Views: 82 Author: VIGOR Publish Time: 2019-02-05 Origin: Site
This is for camping lovers. Putting up and packing a tent is greatly concerned when camp outside. Only a nicely put up tent can make sure you a sweet dream. Then, let’s see how to set up and pack a tent.
Practice setting up your tent before you go camping.
Setting up your camping tent at least a couple times, directions in hand, before twilight on the evening of your camping trip is a good idea. While some camping tents have simple designs, like family tents, other tents have complex designs, like dome tents, which will not be easy to assemble when it’s dark and you’re in the woods.
Find an area that is flat and free of sharp objects.
Clear the area of any large sticks, rocks or other debris which could cause a rip or puncture in your tent or that would be uncomfortable to sleep on.
Unpack the tent and all of its parts.
Sort the parts of your camping tent into respective groups — tent stakes, tent poles, rain fly and so on — so you’re not hunting for them as you set up the tent.
Unfold the tent and lay it in the respective area.
Make sure it is facing the direction you desire. Point it towards the east if you want to open your tent door on the sunrise. When setting up your tent, it's important to put a barrier in between the ground and the bottom of your tent to protect it from gathering moisture. A good-quality plastic or vinyl tarp should accompany any tent.
Stake down the corners of your tent.
If your tent has a ground cloth or a footprint (a tent footprint is simply a ground cloth shaped specially for your tent), set that down first. Next, stake down your tent, making sure to pull the floor of the tent fairly taut as you do so. Big tents and family tents almost always have to be staked down, but some backpacking tents do not. This is a nice feature if you plan on camping where staking might be a problem, like on slick-rock in the American Southwest, but even free-standing tents should be staked down if possible. Most tents have to be staked before they’ll stand up.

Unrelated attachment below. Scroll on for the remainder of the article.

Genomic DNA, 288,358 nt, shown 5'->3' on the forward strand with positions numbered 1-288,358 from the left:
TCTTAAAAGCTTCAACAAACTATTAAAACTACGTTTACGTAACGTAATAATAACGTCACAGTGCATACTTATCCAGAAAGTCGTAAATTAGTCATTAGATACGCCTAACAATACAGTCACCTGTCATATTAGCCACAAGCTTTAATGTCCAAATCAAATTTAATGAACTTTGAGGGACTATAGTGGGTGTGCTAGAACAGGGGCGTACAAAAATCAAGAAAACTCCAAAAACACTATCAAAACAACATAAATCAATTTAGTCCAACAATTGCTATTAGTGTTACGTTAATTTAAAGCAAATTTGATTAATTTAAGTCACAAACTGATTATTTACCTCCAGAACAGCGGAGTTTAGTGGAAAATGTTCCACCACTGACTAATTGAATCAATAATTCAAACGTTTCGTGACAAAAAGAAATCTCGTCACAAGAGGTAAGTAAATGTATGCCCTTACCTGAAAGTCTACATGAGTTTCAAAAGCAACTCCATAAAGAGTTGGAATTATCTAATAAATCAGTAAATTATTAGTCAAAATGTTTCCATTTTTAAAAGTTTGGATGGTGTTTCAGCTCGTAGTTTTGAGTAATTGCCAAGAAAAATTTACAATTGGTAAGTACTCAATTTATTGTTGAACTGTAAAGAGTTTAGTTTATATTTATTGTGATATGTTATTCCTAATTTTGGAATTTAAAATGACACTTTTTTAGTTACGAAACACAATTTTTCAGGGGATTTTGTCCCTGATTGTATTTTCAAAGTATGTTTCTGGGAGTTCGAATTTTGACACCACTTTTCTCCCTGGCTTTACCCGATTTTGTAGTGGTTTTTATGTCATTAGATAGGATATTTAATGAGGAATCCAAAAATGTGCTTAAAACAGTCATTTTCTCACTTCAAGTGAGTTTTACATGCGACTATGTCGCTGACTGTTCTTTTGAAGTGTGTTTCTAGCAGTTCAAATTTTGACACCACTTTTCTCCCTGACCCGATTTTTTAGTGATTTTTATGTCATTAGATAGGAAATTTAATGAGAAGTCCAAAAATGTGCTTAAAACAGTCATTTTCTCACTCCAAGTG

Connect your tent poles.
Depending on your particular tent, they may be connected with bungee ropes, or they may be numbered and require that you connect them yourself. Put the tent poles together and lay them across the flat tent.
Assemble the frame of the tent.
Tents for camping come in a variety of different designs. Some tents are free-standing, like many dome tents, and use several poles that support each other, while other tents have simple two-pole designs and stand up only when the tent is staked down. However your tent works, actually erecting the frame of the tent will involve sliding the tent poles through sleeves on the outside of the tent or securing the ends of the poles in grommets at the base of the tent, and then attaching the body of the tent to the poles via clips. After you've fit both poles through their connection spots, they should probably bend of their own according, straightening up and raising the tent into what looks basically like something you could sleep in.
Secure the rain fly of the tent.
Here’s an interesting fact about tents: camping tents usually aren’t waterproof. At least, the body of the tent itself is not waterproof. Some tents come with an extra rain guard, called a rain fly. It's basically another sheet of material that covers the tent. Some have corresponding tent poles and are more elaborate than others, so read the instructions that come with your tent to learn how to put it together if you have a complicated one.